The feast of the Ascension has come and gone. As we approach the conclusion of the Paschal season with Pentecost Sunday being the eighth Sunday of Pascha we mark the intervening Sunday by a reading  from chapter 17, the Prayer of the Departing Jesus.

This excerpt is the prayer that Jesus prays as a farewell to his disciples. The prayer aptly fits a liturgical event which marks the return of Jesus to be once again with his heavenly Father.

The prayer form does not exclude further instruction from Jesus before his departure. Jesus becomes priest-like as he addresses his Father and includes a number of elements. Initially there is the now familiar element of the mutual glorification of the Father and the Son. There is also prayer for the people the Father gave him from the world. “Keep them in your name.” With this phrase this reading abruptly concludes.

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We need to be aware that this reading is simultaneously a prayer, a profession of faith and a revelation. The prayer moves in stages. Jesus prays for himself then he prays for the foundational disciples. Central to the prayer is the desire to make God known. That has been the central theme of Jesus’ ministry and it remains central to the mission which he leaves for his disciples to complete. That is why he leaves his ongoing love as a gift to his ever so fragile disciples. These are the ones presented to the Father as the worthy successors of Jesus, fragile though they be.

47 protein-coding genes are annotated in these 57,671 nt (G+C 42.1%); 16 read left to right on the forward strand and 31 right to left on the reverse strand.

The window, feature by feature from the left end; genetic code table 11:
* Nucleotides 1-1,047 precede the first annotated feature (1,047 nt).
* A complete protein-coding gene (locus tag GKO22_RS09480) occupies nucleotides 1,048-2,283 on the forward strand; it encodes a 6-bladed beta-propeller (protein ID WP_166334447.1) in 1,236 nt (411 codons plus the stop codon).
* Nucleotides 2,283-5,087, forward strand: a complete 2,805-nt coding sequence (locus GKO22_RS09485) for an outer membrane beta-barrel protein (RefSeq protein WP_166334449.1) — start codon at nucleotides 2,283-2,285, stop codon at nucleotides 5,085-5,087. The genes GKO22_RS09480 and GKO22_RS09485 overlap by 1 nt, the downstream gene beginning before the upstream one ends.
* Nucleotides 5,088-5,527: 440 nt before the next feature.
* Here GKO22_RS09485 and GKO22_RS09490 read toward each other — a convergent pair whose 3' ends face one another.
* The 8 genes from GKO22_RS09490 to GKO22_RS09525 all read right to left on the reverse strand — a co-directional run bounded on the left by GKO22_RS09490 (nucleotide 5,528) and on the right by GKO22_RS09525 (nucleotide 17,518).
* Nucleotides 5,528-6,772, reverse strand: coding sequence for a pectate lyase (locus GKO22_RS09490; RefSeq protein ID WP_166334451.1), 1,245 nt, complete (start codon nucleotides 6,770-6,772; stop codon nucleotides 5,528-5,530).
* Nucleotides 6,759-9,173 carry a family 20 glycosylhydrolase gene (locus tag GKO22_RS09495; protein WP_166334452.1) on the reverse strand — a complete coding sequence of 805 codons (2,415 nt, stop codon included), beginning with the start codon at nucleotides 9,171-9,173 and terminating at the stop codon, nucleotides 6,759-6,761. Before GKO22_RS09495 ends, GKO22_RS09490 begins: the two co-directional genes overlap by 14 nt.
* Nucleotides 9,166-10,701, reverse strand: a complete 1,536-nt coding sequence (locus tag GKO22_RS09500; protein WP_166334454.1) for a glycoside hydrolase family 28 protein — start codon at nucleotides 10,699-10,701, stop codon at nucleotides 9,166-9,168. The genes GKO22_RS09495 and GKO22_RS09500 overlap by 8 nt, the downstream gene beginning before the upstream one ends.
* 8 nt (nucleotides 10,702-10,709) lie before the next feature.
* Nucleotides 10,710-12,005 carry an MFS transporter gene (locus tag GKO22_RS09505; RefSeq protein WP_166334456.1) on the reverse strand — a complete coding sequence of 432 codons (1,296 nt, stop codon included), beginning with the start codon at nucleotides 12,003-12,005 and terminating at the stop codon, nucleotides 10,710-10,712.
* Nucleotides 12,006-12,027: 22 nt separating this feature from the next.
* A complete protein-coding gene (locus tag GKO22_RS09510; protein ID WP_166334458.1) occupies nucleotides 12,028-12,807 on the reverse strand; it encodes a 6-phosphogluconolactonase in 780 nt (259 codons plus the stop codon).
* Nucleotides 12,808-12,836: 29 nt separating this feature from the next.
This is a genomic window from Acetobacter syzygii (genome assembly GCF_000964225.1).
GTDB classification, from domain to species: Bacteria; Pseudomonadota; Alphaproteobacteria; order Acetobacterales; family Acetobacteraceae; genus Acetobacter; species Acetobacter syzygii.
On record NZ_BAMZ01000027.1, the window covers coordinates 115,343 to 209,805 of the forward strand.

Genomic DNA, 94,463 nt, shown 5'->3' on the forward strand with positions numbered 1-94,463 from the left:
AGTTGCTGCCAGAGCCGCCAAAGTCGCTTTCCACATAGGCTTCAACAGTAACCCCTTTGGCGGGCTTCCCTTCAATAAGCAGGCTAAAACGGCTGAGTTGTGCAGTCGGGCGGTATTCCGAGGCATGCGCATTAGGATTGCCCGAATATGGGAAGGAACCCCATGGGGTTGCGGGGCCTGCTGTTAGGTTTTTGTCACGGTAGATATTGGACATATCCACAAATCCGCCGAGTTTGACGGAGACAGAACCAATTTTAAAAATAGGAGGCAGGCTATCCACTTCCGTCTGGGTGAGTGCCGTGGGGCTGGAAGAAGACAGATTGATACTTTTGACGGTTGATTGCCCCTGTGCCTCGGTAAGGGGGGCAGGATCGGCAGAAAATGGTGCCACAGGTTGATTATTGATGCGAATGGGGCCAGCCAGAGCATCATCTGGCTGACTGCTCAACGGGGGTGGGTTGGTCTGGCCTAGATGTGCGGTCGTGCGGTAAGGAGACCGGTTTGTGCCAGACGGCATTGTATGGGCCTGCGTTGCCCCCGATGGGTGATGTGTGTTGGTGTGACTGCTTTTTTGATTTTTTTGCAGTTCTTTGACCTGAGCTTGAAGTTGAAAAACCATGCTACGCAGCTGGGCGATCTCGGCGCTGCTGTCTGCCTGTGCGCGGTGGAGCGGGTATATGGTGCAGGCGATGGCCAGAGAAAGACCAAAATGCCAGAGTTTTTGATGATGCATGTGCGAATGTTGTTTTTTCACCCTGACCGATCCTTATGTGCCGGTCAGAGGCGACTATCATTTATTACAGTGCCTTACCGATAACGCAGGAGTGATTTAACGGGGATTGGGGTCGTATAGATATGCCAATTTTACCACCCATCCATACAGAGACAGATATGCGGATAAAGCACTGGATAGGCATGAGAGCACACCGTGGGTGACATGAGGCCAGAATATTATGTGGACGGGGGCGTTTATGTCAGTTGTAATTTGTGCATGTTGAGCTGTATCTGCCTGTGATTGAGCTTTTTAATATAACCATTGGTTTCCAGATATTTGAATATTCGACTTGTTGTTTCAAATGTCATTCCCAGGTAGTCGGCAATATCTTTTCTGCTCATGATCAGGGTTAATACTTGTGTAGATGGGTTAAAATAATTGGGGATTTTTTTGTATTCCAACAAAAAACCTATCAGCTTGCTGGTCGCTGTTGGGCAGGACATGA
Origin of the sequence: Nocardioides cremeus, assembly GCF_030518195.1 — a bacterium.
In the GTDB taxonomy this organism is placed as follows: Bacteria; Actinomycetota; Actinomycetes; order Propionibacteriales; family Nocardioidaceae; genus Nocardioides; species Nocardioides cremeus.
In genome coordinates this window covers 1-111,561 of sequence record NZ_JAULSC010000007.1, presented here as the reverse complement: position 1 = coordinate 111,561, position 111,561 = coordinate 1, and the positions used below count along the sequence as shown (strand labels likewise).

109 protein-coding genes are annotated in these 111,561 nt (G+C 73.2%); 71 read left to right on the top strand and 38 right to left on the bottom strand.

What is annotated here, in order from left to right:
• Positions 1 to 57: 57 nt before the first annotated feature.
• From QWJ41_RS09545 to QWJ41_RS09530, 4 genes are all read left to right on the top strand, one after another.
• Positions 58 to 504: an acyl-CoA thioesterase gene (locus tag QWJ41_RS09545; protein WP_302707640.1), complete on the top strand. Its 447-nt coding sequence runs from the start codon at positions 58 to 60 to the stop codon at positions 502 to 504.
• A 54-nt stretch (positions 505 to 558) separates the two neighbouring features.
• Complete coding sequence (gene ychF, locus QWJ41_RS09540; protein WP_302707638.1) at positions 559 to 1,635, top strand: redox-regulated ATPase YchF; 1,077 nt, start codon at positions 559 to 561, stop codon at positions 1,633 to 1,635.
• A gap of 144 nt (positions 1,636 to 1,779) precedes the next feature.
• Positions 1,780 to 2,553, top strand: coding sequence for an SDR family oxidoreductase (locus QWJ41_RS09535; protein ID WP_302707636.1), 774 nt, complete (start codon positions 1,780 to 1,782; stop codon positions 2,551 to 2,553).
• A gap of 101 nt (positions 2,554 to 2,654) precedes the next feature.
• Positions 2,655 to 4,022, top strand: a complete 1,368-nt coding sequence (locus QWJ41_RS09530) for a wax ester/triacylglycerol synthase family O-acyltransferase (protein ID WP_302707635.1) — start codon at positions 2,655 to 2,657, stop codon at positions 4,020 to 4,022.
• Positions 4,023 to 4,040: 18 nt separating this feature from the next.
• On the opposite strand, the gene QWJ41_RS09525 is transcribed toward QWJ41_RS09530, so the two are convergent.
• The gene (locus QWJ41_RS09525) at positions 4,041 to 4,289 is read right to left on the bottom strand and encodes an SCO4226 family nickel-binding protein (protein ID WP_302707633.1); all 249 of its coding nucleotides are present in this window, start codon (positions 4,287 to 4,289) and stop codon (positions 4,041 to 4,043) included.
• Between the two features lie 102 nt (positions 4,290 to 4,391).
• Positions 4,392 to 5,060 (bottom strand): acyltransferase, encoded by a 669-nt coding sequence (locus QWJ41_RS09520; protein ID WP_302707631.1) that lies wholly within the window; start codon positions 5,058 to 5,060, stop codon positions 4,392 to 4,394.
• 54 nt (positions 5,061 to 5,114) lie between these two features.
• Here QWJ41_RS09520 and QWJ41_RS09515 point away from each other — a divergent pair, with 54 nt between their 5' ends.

Jesus asks his Father, with whom he has always been united, to be Father to them, and to care for them and keep them safe in the hostile world, just as he himself did while he was with them. They are not of the world just as Jesus is not of the world.

We are invited to contemplate the eschatological (or future) possibility of life with God.

It is then that Jesus asks his “holy Father” to make the disciples holy so that they may perform the same mission of sanctification as did Jesus.

Both the disciples in this story of farewell and we the readers of the Johannine Farewell Prayer of Jesus participate by standing on the outside overhearing over-hearing his prayer, on the eve of his death.

Theological themes stand at the fore. Firstly we have Jesus speaking to God on behalf of the faith community. Secondly we over-hear the intimacy of Jesus’ relationship with God. Thirdly we are given a glimpse of life with God that transcends conventional limits and expectations. We are invited to contemplate the eschatological (or future) possibility of life with God. The prayer points us to a future in which God’s governance and care is complete.

Fr Brian Kelty, PhD

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